Author ORCID Identifier
Date of Graduation
Doctor of Philosophy (PhD)
Exploration of interplanetary space presents dramatic hazards to human survival.
Space radiation hazards outside the protection of the Earth’s magnetosphere can
produce both acute and chronic health risks and thus become limiting factors for
NASA’s planned mission to Mars by the 2030s. Radiation exposure on a Mars mission
is delivered primarily by high energy ions from galactic cosmic rays and moderate
energy protons from solar particle events. The chronic radiation dose due to galactic
cosmic rays on a typical Mars mission is on the order of 1 Sv, and additional acute
radiation dose from solar flares can reach over 4 Sv, which is a potentially lethal dose.
Hence radiation protection is a critical concern on these types of missions.
Various methods of radiation shielding have been proposed, from simple passive
shielding via materials such as water, polyethylene, or aluminum, to active shielding
systems comprised of electromagnetic fields. The concept of active magnetic shielding
is to use high-temperature superconducting coils to induce very high magnetic fields
around the spacecraft. The induced magnetic field will deflect incoming charged
particles (solar particles and galactic cosmic rays), thereby reducing the particle
fluence rate and radiation dose to astronauts behind the shield.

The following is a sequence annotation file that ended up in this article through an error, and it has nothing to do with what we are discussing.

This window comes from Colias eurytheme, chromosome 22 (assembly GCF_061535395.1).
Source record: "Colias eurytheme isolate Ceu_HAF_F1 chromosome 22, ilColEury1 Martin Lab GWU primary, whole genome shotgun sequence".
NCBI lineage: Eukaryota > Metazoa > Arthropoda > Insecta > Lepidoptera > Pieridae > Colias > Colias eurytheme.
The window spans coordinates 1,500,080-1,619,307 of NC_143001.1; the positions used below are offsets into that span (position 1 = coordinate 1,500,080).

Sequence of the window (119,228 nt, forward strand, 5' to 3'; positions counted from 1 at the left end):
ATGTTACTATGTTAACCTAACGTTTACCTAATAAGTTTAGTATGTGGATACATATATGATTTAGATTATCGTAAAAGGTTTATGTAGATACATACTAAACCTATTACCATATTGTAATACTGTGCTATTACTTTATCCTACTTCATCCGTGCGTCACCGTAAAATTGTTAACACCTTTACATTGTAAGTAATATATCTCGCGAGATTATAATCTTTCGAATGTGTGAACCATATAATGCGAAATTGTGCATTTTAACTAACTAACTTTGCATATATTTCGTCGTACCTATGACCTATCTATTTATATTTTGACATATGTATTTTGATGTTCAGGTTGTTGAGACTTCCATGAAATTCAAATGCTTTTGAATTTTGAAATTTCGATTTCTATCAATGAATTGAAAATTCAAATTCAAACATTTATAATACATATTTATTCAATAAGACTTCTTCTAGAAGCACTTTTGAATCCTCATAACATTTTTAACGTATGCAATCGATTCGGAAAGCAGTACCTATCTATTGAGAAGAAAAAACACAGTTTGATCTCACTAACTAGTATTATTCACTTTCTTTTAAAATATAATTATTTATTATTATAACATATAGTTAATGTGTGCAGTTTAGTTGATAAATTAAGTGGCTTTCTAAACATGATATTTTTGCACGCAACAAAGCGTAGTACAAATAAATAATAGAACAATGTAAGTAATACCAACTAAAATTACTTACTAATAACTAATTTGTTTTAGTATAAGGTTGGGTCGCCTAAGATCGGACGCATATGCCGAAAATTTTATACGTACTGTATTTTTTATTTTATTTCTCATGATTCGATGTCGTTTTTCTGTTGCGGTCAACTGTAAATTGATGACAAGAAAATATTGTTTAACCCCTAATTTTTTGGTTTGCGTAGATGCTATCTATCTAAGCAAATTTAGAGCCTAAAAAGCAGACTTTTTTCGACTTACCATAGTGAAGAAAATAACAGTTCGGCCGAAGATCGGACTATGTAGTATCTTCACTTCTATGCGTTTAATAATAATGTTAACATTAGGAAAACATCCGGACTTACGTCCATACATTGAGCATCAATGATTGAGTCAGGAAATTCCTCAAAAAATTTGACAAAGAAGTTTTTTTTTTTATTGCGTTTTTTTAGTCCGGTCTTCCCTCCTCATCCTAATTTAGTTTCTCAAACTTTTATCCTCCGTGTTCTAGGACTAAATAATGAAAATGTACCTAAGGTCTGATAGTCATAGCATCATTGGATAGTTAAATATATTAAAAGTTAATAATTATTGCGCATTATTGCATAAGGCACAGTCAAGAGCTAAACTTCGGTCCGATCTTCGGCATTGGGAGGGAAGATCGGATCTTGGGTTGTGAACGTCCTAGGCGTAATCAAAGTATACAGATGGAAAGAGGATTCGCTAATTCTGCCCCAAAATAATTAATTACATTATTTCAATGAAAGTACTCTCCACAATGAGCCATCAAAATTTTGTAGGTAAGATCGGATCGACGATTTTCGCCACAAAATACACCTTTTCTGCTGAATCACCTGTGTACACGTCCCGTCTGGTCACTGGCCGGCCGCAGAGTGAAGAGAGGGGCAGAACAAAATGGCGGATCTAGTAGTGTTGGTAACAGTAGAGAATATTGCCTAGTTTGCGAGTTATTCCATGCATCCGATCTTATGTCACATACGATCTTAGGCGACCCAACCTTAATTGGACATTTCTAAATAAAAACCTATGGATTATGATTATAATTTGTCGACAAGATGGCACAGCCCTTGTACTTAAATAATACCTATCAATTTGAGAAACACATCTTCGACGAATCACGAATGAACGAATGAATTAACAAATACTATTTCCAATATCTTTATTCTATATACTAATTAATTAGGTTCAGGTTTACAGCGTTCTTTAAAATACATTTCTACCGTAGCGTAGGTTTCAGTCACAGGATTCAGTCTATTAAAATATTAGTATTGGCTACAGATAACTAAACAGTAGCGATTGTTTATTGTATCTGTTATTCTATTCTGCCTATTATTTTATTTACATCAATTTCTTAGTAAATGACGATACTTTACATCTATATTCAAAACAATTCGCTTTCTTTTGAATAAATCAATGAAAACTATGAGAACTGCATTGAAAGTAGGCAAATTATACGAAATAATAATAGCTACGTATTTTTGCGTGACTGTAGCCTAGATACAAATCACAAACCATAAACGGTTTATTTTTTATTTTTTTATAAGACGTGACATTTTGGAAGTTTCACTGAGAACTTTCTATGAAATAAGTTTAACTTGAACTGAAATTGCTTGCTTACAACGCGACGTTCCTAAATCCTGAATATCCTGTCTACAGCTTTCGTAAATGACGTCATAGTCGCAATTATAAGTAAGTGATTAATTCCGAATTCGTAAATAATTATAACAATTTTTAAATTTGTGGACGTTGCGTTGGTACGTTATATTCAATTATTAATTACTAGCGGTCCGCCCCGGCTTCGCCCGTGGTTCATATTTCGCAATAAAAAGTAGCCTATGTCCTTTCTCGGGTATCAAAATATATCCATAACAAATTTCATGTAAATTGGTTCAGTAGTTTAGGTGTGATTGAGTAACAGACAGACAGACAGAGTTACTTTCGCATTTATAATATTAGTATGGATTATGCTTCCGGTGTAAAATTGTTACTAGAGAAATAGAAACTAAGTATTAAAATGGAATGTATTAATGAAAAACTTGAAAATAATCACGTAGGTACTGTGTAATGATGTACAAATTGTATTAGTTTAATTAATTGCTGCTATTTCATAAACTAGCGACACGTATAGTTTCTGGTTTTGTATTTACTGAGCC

This project developed a model for determining the effectiveness of active
magnetic shielding in reducing radiation dose to astronauts on an interplanetary
mission. This research includes Monte Carlo simulations to determine the
effectiveness of magnetic shielding in decreasing effective dose to astronauts in a
variety of mission scenarios. Dozens of permutations of mission type, mission
duration, solar cycle, shielding configuration, magnetic field, crew sex, crew age, and
phantom type were simulated in GEANT4 to conduct a sensitivity analysis on the effect
of varying each parameter on total crew effective dose for the mission.
Results indicate that magnetic shielding can reduce effective dose to astronauts
on an interplanetary mission to within NASA’s current limits, given a magnetic field of
7 T and/or advanced astronaut age. The detailed results serve to inform the human
spaceflight community on the utility of active magnetic shielding as compared to
passive or no shielding, based upon an end-to-end system model and comparison of
several active magnetic shielding strategies.
space radiation, radiation protection, radiation shielding, human spaceflight